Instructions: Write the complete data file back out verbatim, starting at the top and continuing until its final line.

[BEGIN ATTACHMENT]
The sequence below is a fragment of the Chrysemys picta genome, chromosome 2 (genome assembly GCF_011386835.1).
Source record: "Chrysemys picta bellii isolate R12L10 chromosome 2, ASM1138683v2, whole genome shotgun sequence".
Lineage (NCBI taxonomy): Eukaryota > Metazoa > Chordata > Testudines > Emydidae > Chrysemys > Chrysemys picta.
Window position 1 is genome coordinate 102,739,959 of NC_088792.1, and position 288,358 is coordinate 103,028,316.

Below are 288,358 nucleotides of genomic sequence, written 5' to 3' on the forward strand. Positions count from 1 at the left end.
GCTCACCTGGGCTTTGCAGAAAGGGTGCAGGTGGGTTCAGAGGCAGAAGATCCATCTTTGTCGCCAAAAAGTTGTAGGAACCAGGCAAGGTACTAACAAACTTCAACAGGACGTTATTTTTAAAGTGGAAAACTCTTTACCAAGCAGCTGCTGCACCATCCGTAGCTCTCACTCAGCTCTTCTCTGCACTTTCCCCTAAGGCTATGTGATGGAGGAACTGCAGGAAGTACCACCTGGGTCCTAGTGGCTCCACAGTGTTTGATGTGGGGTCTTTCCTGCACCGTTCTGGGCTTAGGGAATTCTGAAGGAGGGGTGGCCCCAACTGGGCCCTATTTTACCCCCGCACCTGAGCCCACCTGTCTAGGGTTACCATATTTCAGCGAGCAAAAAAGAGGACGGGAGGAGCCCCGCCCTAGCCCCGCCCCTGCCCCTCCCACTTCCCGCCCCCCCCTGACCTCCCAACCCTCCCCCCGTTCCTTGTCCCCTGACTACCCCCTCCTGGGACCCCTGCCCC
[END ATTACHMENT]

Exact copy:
The sequence below is a fragment of the Chrysemys picta genome, chromosome 2 (genome assembly GCF_011386835.1).
Source record: "Chrysemys picta bellii isolate R12L10 chromosome 2, ASM1138683v2, whole genome shotgun sequence".
Lineage (NCBI taxonomy): Eukaryota > Metazoa > Chordata > Testudines > Emydidae > Chrysemys > Chrysemys picta.
Window position 1 is genome coordinate 102,739,959 of NC_088792.1, and position 288,358 is coordinate 103,028,316.

Below are 288,358 nucleotides of genomic sequence, written 5' to 3' on the forward strand. Positions count from 1 at the left end.
GCTCACCTGGGCTTTGCAGAAAGGGTGCAGGTGGGTTCAGAGGCAGAAGATCCATCTTTGTCGCCAAAAAGTTGTAGGAACCAGGCAAGGTACTAACAAACTTCAACAGGACGTTATTTTTAAAGTGGAAAACTCTTTACCAAGCAGCTGCTGCACCATCCGTAGCTCTCACTCAGCTCTTCTCTGCACTTTCCCCTAAGGCTATGTGATGGAGGAACTGCAGGAAGTACCACCTGGGTCCTAGTGGCTCCACAGTGTTTGATGTGGGGTCTTTCCTGCACCGTTCTGGGCTTAGGGAATTCTGAAGGAGGGGTGGCCCCAACTGGGCCCTATTTTACCCCCGCACCTGAGCCCACCTGTCTAGGGTTACCATATTTCAGCGAGCAAAAAAGAGGACGGGAGGAGCCCCGCCCTAGCCCCGCCCCTGCCCCTCCCACTTCCCGCCCCCCCCTGACCTCCCAACCCTCCCCCCGTTCCTTGTCCCCTGACTACCCCCTCCTGGGACCCCTGCCCC